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  • Reply Paul March 20, 2014 at 3:34 pm

    Every time you set eyes on your island, you must melt. It is so lovely.

  • Reply Maggie March 20, 2014 at 4:13 pm

    These are a great find! I too love to collect vintage ceramics (especially coffee mugs!) but I’ve never tested for lead, which seems important. I’m going to order some strips now!

  • Reply Lizzie Modern March 20, 2014 at 8:02 pm

    If you’re not able to use them, they really would be great for decoration. I have an old cup that has a crack in it, so I just use it on my desk to keep pencils in. (But maybe you’re a bit more couth then that…)

    This is great info you’re giving here though, I’m sure a lot of people don’t even think about stuff like this.

    • Anna @ D16 March 21, 2014 at 7:20 pm

      Haha, is it uncouth to keep your pencils in a cup? I don’t need another pencil cup, but these guys are actually really tiny—they’re just little espresso cups. Lots of q-tip storage. 😉

  • Reply Shon March 21, 2014 at 9:15 am

    Great find! These are so lovely. I am a tad bit nervous now about the sugar bowl I use. It’s a vintage piece I picked up a few years ago from a resale shop. YIKES!! could it be laden with lead?

    Thanks for the tips!

  • Reply Heather P. March 21, 2014 at 9:42 am

    These are amazing! I love browsing Etsy for amazing stuff like this – and they look like perfect match for your home! Hopefully they’re lead-free!

  • Reply Katy March 21, 2014 at 12:15 pm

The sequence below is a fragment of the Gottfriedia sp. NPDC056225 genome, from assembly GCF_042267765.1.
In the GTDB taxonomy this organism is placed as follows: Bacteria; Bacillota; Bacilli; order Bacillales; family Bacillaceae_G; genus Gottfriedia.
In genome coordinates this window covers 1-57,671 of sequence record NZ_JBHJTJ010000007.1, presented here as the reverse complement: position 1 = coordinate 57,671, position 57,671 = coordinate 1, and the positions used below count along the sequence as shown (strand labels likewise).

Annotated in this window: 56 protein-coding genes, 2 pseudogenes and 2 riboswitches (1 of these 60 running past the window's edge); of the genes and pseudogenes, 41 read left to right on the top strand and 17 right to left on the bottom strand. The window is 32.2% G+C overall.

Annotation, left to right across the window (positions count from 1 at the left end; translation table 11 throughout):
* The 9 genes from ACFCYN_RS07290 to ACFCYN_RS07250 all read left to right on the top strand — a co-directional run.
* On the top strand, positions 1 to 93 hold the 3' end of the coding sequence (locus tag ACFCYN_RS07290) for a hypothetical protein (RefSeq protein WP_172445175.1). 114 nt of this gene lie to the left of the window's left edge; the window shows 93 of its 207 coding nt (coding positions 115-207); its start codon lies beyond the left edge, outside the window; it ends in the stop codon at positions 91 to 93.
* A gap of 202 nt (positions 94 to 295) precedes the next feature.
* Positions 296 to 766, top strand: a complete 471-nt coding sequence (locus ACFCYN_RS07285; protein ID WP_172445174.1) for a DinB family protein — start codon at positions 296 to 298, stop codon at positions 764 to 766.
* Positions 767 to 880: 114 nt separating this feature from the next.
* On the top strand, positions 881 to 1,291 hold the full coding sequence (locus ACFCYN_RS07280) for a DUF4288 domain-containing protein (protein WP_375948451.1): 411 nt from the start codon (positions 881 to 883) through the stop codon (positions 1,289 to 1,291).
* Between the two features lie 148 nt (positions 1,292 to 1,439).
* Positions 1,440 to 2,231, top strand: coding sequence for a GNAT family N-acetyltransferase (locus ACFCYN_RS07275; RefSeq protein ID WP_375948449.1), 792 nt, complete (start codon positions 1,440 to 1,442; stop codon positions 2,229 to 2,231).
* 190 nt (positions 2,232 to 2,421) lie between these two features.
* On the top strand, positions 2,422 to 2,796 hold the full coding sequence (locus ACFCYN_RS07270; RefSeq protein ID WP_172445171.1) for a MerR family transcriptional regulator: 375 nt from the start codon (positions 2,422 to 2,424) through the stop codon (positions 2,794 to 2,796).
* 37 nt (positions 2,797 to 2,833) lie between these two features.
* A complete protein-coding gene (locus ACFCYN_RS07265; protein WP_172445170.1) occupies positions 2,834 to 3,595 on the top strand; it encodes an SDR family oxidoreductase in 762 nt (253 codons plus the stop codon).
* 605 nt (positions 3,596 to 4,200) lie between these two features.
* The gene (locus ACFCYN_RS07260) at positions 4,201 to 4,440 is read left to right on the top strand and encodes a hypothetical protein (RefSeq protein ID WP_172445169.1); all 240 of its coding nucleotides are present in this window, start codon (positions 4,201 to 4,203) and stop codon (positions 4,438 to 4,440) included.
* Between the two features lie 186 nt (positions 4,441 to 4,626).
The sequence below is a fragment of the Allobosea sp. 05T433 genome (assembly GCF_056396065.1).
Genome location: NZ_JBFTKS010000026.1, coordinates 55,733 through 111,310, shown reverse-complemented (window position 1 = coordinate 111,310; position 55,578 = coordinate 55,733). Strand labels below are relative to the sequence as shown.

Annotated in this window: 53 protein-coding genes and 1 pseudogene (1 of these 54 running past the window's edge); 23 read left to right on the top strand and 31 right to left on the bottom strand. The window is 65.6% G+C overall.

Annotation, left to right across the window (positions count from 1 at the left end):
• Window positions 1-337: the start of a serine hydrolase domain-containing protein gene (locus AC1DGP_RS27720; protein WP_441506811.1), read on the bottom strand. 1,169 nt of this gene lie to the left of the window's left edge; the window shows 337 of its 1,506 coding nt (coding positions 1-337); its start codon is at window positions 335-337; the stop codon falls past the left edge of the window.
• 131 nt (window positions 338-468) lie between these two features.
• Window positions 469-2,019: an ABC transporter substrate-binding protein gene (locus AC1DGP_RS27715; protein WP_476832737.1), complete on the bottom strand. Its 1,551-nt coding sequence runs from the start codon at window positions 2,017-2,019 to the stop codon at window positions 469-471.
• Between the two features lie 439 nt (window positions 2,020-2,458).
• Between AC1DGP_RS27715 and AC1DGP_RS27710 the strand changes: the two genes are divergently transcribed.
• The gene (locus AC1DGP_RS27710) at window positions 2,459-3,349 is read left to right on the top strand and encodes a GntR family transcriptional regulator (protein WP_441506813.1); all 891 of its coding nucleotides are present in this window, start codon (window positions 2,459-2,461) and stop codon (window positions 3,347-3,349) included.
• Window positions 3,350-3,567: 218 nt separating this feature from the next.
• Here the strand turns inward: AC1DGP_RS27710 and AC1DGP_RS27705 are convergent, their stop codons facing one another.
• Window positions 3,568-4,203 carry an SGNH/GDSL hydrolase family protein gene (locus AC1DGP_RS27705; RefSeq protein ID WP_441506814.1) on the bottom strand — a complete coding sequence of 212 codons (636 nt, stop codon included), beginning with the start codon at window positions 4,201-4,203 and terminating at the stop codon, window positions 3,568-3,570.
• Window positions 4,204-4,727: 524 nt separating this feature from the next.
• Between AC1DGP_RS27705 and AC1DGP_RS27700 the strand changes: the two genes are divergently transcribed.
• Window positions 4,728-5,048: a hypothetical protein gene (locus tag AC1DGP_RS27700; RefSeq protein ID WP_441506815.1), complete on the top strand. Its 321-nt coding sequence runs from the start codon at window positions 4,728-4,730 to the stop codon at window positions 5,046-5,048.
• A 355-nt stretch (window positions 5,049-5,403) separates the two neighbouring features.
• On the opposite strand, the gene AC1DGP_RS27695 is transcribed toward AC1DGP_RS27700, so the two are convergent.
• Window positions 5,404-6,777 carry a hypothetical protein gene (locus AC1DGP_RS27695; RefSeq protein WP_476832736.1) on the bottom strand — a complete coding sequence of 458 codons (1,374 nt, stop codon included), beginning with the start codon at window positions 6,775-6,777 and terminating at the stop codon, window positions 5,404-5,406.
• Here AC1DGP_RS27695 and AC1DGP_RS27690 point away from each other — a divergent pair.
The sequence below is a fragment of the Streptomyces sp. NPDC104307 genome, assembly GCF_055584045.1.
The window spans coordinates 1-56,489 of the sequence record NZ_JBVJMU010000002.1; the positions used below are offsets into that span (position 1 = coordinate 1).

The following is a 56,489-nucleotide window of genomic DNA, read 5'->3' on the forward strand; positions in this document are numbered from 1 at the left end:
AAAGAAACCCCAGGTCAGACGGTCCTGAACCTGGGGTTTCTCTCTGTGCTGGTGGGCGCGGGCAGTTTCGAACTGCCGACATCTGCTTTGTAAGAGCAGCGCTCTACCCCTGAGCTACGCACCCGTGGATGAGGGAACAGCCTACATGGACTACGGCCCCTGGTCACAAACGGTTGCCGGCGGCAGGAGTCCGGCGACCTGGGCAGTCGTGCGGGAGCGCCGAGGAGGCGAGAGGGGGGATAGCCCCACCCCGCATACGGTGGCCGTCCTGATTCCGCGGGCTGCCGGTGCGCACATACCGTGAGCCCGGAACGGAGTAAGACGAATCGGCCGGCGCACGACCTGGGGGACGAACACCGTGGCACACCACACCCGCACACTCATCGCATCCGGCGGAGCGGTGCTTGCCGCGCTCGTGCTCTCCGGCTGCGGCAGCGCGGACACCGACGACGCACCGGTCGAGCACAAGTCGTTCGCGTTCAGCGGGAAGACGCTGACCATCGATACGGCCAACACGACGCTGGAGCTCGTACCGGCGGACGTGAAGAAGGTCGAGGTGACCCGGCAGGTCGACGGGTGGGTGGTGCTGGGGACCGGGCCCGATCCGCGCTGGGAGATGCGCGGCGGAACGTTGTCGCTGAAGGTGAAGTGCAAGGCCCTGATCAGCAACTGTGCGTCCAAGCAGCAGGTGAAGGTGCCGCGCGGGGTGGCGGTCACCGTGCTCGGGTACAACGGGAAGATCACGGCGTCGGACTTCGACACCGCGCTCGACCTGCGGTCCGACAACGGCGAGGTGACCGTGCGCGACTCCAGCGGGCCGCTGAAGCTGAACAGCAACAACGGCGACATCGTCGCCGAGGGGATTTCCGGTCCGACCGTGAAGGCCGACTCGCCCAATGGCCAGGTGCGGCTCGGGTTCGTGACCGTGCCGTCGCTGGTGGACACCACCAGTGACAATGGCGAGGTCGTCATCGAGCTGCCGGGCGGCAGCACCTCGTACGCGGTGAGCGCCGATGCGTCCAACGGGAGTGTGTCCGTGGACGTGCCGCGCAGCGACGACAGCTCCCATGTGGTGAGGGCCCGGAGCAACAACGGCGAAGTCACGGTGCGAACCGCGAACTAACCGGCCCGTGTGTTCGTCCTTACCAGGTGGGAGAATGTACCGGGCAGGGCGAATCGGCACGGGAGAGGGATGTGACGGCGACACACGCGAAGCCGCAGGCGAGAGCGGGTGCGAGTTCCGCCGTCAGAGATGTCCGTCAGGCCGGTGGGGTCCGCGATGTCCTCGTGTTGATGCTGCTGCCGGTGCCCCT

Thanks for this very important public service announcement!

  • Reply Jane March 21, 2014 at 12:21 pm

    Those are great cups and bowls, hopefully you can use them, but they are still nice to look at if they are lead glazed. I bought a red melamine butter dish from the 50’s and I read that melamine is not a safe surface for food, so it is on a shelf in the kitchen, sitting there, looking cute! Love your house & apt.

  • Reply Sarah March 21, 2014 at 11:33 pm

    I have these same ones in orange (plus larger matching plates). Never occurred to me they could have lead. I’ve been using them for a couple years pretty frequently, so hopefully not! Thanks for the heads up.

  • Reply Ite March 22, 2014 at 10:15 am

    Yes, always lovely to find unusual ceramics. I love the visual treat on a table !

    If you love Etsy, i think these will match: 1, 2, 3, 4, 5

    Btw: love how the kitchen turned out ! congrats, looking very cheery and comfortable now*

  • Reply Kelly Syler March 22, 2014 at 6:03 pm

    I love these cups. This post reminds me of the beautiful Mexican dishes I have displayed in my dining room. They were my great grandmother’s and after my mother passed away I inherited them all. I can envision serving a great meal with them but don’t dare because of the lead that is probably used in their glaze. So sad!!

  • Reply Jen March 22, 2014 at 11:30 pm

    I have the cups, sugar bowl and creamer in orange! So cute.